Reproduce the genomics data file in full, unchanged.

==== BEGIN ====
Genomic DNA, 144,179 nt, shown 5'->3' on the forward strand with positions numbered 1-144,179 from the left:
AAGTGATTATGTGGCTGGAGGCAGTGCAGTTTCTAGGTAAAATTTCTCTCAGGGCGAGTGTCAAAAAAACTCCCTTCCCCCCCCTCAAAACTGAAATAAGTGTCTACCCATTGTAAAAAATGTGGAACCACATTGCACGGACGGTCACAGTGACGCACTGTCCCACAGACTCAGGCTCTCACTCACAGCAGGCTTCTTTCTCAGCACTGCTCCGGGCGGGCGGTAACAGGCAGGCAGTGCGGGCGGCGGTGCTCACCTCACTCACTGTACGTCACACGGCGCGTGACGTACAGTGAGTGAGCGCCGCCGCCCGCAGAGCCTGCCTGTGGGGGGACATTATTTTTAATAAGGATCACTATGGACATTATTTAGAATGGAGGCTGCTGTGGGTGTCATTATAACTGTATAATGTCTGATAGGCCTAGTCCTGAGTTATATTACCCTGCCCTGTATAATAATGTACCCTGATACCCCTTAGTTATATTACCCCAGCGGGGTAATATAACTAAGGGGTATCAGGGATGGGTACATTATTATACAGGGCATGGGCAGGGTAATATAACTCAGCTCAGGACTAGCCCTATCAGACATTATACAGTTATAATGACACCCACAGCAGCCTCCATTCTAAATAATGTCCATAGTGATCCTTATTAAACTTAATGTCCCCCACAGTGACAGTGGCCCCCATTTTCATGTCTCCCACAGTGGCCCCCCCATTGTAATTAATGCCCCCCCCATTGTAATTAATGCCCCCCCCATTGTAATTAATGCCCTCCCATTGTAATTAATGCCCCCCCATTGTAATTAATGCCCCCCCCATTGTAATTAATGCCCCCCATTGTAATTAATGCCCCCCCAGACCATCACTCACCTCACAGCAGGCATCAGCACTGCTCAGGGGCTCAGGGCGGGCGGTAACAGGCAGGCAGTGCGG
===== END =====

Genomic DNA, 144,179 nt, shown 5'->3' on the forward strand with positions numbered 1-144,179 from the left:
AAGTGATTATGTGGCTGGAGGCAGTGCAGTTTCTAGGTAAAATTTCTCTCAGGGCGAGTGTCAAAAAAACTCCCTTCCCCCCCCTCAAAACTGAAATAAGTGTCTACCCATTGTAAAAAATGTGGAACCACATTGCACGGACGGTCACAGTGACGCACTGTCCCACAGACTCAGGCTCTCACTCACAGCAGGCTTCTTTCTCAGCACTGCTCCGGGCGGGCGGTAACAGGCAGGCAGTGCGGGCGGCGGTGCTCACCTCACTCACTGTACGTCACACGGCGCGTGACGTACAGTGAGTGAGCGCCGCCGCCCGCAGAGCCTGCCTGTGGGGGGACATTATTTTTAATAAGGATCACTATGGACATTATTTAGAATGGAGGCTGCTGTGGGTGTCATTATAACTGTATAATGTCTGATAGGCCTAGTCCTGAGTTATATTACCCTGCCCTGTATAATAATGTACCCTGATACCCCTTAGTTATATTACCCCAGCGGGGTAATATAACTAAGGGGTATCAGGGATGGGTACATTATTATACAGGGCATGGGCAGGGTAATATAACTCAGCTCAGGACTAGCCCTATCAGACATTATACAGTTATAATGACACCCACAGCAGCCTCCATTCTAAATAATGTCCATAGTGATCCTTATTAAACTTAATGTCCCCCACAGTGACAGTGGCCCCCATTTTCATGTCTCCCACAGTGGCCCCCCCATTGTAATTAATGCCCCCCCCATTGTAATTAATGCCCCCCCCATTGTAATTAATGCCCTCCCATTGTAATTAATGCCCCCCCATTGTAATTAATGCCCCCCCCATTGTAATTAATGCCCCCCATTGTAATTAATGCCCCCCCAGACCATCACTCACCTCACAGCAGGCATCAGCACTGCTCAGGGGCTCAGGGCGGGCGGTAACAGGCAGGCAGTGCGG